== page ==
Staying at Walk-Friendly Hotels


Since you're keen on exploring cities on foot (we assume that you are, and this is why you're here), it is important that you stay at a hotel close to the city's major attractions. It saves you time and energy. Here are a few of Boston hotels conveniently located for a comfortable stroll: Boston Omni Parker House Hotel, The Bostonian Boston, Ames Boston Hotel, Curio Collection by Hilton.

Taking Care of Your Feet


To ensure ultimate satisfaction from a day of walking around the city as big as Boston, it is imperative to take good care of your feet so as to avoid unpleasant things like blisters, cold or overheated soles, itchy, irritated or otherwise damaged (cracked) skin, etc. Luckily, these days there is no shortage of remedies to address (and, ideally, to prevent) these and other potential problems with feet. Among them: Compression Socks, Rechargeable Battery-Powered Thermo Socks for Cold Weather, Foot Repair Cream, Deodorant Powder, Shoes UV Sterilizer, and many more that you may wish to find a place in your travel kit for.

Travel Gadgets for Your Mobile Device


Your mobile phone or tablet will be your work horse on a self-guided walk. They offer tour map, guide you from one attraction to another, and provide informative background for the sights you wish to visit. Therefore it is absolutely essential to plan against unexpected power outages in the wrong place at the wrong time, much as to ensure the safety of your device.

For these and other contingencies, here's the list of useful appliances: Portable Charger/External Battery Pack, Worldwide Travel Charger Adapter, Power Converter for International Travel Adapter, and Mobile Device Leash.

Exploring City on Guided Tours


We have a strong bias towards exploring a city on foot, at your own pace, because this is how you get to see things up close with a maximum freedom. You decide how much time you wish to spend at each attraction and don't have to worry about following a crowd. That said, however, we also understand that some of you may want to go with a guided tour. If that is your case, here are some guided tours to consider. Be ready to fork out a bit of money, though, as a guided tour of Boston typically costs somewhere between US$35 and US$80 or more per person:

- Board a hop-on hop-off trolley to enjoy sightseeing of Boston in comfort listening to a live on-board commentary from a local expert, and be able get on and off at any of the stops along the route as often as you like. The tickets are valid for one or two days.

- Pack your “very best of Boston” experience in just one day with the help of a fully narrated sightseeing tour covering all of the city's key historic attractions, including those in the neighboring Massachusetts cities of Cambridge, Lexington and Concord, dating back to the times of the American Revolutionary War.

- Feel the spirit of Boston on a guided, 2-hour walk through the Downtown area on the popular Freedom Trail visiting the locations of great historical importance for the United States. If you're a history buff, this tour is definitely for you!

- Summon your guts and sense of adventure to dig deep into the ghastly side of Boston on a scary, yet fun and informative frightseeing tour set to bring light to some of the darkest corners of the city and relay the stories of the unfortunate souls and sinister characters that once walked the streets of Boston.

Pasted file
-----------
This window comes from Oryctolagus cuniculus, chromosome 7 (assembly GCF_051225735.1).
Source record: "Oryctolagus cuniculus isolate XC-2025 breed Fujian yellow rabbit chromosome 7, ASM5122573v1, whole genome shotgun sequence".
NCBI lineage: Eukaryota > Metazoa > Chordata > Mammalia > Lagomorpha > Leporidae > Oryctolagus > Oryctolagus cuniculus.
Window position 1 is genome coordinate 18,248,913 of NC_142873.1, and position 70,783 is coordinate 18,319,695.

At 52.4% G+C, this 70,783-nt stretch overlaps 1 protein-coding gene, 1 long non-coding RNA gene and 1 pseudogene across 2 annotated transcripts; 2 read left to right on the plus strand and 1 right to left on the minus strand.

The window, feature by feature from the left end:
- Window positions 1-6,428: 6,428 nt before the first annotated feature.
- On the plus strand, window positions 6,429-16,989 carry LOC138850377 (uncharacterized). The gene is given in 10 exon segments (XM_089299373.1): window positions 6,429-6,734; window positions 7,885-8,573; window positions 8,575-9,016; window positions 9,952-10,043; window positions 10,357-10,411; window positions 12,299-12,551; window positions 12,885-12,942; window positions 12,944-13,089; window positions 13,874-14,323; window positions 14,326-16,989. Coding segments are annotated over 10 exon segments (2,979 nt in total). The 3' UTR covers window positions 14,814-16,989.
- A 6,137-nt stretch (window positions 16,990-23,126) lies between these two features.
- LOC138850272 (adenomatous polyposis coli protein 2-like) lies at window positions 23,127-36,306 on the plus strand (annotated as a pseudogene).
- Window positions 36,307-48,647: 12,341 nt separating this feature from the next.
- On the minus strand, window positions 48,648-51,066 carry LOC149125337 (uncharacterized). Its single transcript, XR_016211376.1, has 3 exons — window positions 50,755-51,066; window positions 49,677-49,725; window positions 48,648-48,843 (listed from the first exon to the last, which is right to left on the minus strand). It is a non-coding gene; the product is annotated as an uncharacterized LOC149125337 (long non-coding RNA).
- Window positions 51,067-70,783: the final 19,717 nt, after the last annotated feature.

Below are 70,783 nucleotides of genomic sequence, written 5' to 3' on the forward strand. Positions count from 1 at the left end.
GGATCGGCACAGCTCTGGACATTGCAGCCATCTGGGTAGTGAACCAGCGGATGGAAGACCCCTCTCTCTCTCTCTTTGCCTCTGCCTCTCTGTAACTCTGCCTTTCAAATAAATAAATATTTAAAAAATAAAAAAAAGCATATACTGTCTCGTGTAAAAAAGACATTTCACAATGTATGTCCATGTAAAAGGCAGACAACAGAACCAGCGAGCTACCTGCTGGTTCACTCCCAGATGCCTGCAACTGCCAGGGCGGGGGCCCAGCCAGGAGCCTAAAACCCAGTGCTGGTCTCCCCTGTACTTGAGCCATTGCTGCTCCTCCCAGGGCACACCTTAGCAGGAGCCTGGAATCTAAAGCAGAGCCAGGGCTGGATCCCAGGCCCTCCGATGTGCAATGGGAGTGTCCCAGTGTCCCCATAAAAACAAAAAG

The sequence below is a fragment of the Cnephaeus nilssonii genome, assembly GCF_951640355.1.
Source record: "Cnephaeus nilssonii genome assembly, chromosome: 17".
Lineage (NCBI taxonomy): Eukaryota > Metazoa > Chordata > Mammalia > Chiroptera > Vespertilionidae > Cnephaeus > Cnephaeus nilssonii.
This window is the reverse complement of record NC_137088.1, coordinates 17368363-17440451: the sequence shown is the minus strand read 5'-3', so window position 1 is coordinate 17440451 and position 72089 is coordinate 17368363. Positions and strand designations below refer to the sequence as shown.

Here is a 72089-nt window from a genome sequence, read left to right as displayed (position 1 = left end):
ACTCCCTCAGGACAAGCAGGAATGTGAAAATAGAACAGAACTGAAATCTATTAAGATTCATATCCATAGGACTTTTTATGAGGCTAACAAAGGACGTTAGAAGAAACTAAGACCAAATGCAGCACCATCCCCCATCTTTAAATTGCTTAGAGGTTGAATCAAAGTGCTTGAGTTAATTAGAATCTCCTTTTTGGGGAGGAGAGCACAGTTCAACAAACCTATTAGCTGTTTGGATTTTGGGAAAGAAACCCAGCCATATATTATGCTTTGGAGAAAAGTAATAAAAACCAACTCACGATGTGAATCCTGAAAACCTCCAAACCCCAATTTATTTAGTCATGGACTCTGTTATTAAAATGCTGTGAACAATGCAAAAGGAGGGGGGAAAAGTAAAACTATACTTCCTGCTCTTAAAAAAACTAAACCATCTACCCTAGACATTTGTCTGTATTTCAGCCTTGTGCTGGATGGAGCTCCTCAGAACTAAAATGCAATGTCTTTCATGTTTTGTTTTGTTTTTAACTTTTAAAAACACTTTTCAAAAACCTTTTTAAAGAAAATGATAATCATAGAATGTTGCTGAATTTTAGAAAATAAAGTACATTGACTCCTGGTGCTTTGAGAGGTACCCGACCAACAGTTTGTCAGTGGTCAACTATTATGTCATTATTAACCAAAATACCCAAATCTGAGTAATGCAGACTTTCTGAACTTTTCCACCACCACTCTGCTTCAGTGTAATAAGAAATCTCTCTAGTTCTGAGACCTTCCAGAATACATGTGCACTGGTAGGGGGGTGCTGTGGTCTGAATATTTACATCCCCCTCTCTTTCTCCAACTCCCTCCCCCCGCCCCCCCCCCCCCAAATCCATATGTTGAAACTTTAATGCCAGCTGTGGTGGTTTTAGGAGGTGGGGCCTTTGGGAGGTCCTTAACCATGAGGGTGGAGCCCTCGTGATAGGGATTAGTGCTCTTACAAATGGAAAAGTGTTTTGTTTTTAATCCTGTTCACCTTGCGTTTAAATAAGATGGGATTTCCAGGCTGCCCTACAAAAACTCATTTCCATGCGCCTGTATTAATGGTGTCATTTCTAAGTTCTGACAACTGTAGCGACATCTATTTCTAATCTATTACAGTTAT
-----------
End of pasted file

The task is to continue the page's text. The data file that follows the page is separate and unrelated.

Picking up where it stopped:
- Pedal your way around Boston on a 3-hour educational and fun bike tour to appreciate the city's most spectacular sights while stopping at some of them for a bit of rest, watching the surroundings, and learning interesting facts about the attractions en route from a knowledgeable group leader.

- Spend another three hours in a most tasteful way on a walk led by an expert guide to explore the culinary scene of Boston. Along with the freshest seafood food and other delights, you will acquaint yourself with Boston's Little Italy, learn the history of this neighborhood and some fascinating facts about its most favorite dishes.

Day Trips


If you have a full or half day to spare whilst in Boston, why not use it to explore some of the out-of-town destinations like Cambridge, Lexington and Concord, New England coast, Salem, Martha's Vineyard, or Plimoth. For as little as circa US$50+ to US$105 per person you will get a chance to discover several nearby Massachusetts cities that left mark in the American history, stand on the legendary battlefield and visit other locations that played a prominent role in the American Revolutionary and Civil Wars, capture the beautiful scenery of the New England coast replete with postcard-worthy beaches, harbors, wetlands, rugged cliffs and lighthouses, travel along the rocky coast of Maine to one of the most iconic lighthouses in the U.S., learn the fascinating history of the Salem Witch Trials, see the birthplace of the American Navy, explore Boston's original Martha's Vineyard, or step back in time for a glimpse of life of the Pilgrims back in the 1600s with a chance to interact with the costumed actors reenacting the Pilgrims' daily chores in the English colony. For any of these tours you will be picked up either straight from your hotel or a designated place in Boston and transported by a comfortable air-conditioned coach to the destination of your choice and back again.